Hence, this petition anchored on the following grounds:



Petitioner contends that the basis of valuation for the determination of just compensation is provided in Section 17 of R.A. No. 6657 and DAR AO No. 06, series of 1992.  Unless they are declared unconstitutional or invalid, petitioner submits that the SAC has no other option but to apply the said laws.

On the other hand, respondents maintain that in eminent domain cases, the power to determine the amount of just compensation is a judicial function.  They stress that a reading of Section 17 of R.A. No. 6657 will show that the current market value of the properties expropriated are among the factors to be considered in determining the amount of just compensation.  Thus, respondents maintain that the CA did not commit error in remanding the case to the SAC and directing the computation of the market value of respondents' properties at the time they were expropriated in 1997.

We grant the petition.

It is settled that the determination of just compensation is a judicial function.[16]  The DAR's land valuation is only preliminary and is not, by any means, final and conclusive upon the landowner or any other interested party.  In the exercise of their functions, the courts still have the final say on what the amount of just compensation will be.[17]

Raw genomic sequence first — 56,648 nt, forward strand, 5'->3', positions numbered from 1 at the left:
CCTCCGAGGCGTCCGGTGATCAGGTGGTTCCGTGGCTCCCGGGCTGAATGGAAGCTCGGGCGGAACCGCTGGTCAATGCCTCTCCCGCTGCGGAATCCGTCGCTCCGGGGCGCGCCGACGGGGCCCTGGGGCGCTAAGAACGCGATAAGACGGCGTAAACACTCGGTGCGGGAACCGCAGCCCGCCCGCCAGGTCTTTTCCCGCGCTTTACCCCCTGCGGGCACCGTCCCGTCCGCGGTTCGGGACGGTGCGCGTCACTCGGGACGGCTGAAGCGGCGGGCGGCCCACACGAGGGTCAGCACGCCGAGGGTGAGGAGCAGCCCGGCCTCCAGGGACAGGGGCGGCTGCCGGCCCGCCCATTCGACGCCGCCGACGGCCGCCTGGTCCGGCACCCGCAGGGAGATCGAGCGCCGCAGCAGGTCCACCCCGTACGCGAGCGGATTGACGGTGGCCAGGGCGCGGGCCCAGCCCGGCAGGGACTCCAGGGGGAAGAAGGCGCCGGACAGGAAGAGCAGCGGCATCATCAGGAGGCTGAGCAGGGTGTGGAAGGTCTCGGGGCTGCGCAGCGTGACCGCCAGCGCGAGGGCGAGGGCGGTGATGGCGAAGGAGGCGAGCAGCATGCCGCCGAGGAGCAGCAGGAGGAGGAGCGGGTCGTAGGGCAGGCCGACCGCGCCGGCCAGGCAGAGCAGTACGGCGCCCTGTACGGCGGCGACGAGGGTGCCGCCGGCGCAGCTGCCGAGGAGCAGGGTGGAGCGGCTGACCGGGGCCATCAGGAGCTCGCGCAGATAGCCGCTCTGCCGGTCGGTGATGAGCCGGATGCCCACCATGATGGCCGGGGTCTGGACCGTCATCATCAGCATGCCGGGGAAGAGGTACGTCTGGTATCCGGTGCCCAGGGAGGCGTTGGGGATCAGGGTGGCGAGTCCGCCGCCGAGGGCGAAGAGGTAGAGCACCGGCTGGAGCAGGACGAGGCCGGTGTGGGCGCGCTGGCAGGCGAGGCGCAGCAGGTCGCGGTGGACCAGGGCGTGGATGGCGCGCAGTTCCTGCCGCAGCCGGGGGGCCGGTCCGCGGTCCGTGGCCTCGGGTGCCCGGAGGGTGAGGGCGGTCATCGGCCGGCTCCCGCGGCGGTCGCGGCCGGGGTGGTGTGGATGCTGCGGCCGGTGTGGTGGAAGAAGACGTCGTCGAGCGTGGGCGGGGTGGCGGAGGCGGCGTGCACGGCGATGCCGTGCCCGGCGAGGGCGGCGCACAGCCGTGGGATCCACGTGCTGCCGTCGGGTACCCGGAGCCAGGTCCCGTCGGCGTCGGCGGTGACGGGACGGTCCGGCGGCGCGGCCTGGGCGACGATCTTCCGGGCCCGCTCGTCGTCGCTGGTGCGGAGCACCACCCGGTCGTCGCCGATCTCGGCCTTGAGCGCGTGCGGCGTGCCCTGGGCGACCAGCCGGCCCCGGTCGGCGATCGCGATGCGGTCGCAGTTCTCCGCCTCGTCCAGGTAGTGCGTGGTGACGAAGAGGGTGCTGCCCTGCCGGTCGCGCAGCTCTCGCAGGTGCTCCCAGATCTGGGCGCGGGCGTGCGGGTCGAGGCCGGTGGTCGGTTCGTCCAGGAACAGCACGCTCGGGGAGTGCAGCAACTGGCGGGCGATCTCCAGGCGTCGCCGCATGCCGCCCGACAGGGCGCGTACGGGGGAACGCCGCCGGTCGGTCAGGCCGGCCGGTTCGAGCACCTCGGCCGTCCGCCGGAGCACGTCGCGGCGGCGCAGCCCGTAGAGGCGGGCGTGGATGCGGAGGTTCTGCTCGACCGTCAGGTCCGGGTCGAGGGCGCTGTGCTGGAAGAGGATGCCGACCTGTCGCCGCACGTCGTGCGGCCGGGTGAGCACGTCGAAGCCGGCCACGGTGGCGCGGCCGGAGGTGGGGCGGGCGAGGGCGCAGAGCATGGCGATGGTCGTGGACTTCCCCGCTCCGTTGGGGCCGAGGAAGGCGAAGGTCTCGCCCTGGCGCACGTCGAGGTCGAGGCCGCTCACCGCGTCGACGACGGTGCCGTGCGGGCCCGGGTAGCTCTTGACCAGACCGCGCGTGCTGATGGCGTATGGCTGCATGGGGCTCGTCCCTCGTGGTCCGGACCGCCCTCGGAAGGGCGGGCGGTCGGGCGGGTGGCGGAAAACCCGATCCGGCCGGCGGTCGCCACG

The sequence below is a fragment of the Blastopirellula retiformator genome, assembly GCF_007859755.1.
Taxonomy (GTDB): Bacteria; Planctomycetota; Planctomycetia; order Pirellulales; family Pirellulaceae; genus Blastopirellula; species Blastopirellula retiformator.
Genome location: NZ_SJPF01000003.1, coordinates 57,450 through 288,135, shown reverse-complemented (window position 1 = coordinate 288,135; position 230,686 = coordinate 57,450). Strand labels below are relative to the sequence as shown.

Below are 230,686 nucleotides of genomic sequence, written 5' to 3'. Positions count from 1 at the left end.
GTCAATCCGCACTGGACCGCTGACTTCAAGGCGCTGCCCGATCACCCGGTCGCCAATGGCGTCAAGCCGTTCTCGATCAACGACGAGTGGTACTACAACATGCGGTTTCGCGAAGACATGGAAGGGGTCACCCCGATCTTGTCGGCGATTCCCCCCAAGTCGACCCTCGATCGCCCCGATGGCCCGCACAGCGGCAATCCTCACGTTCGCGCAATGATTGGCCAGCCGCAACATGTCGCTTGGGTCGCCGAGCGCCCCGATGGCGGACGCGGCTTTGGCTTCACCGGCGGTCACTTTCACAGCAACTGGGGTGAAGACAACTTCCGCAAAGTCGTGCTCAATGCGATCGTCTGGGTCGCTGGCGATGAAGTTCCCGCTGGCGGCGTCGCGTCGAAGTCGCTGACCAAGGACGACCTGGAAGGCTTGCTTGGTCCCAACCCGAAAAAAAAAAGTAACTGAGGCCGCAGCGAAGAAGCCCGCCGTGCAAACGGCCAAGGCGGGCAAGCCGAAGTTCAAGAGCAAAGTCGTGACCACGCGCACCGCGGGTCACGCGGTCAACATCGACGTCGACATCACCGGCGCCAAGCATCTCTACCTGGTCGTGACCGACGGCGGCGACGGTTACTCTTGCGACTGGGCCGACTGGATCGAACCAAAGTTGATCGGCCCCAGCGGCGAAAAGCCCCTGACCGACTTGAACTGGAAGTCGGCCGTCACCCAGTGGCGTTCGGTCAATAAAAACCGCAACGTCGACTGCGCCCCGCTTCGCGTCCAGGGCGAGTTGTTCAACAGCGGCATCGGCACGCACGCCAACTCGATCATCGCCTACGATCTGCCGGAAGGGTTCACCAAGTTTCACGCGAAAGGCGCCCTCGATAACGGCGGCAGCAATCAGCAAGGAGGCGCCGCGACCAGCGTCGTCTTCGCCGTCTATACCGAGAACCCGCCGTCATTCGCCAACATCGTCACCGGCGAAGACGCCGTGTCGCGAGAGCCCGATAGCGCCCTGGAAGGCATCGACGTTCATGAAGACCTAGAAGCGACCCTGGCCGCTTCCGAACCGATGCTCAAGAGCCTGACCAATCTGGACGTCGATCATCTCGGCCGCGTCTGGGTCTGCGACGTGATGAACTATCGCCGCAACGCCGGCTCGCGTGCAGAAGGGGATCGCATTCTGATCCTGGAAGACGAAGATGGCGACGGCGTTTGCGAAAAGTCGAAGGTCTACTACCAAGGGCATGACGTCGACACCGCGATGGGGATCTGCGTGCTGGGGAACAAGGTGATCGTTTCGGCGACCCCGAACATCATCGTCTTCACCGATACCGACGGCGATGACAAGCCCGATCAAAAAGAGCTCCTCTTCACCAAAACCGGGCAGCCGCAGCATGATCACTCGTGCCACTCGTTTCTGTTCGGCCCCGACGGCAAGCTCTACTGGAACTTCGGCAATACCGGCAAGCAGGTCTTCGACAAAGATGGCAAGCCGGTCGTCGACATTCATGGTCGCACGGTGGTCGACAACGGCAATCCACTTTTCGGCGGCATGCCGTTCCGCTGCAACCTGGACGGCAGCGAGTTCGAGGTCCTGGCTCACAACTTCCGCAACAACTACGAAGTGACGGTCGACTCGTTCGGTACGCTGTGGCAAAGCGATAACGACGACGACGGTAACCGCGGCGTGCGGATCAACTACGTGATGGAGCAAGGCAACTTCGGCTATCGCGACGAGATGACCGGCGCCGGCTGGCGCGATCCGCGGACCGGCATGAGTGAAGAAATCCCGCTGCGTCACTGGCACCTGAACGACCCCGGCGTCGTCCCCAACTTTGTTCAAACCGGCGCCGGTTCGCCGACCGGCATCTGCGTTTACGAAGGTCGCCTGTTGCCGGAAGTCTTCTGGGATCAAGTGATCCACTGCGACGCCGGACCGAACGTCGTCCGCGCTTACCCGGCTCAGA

Although the DAR is vested with primary jurisdiction under the Comprehensive Agrarian Reform Law (CARL) of 1988 to determine in a preliminary manner the reasonable compensation for lands taken under the CARP, such determination is subject to challenge in the courts.[18] The CARL vests in the RTCs, sitting as SACs, original and exclusive jurisdiction over all petitions for the determination of just compensation.[19] This means that the RTCs do not exercise mere appellate jurisdiction over just compensation disputes.[20]

We have held that the jurisdiction of the RTCs is not any less "original and exclusive" because the question is first passed upon by the DAR.  The proceedings before the RTC are not a continuation of the administrative determination.  Indeed, although the law may provide that the decision of the DAR is final and unappealable, still a resort to the courts cannot be foreclosed on the theory that courts are the guarantors of the legality of administrative action.[21]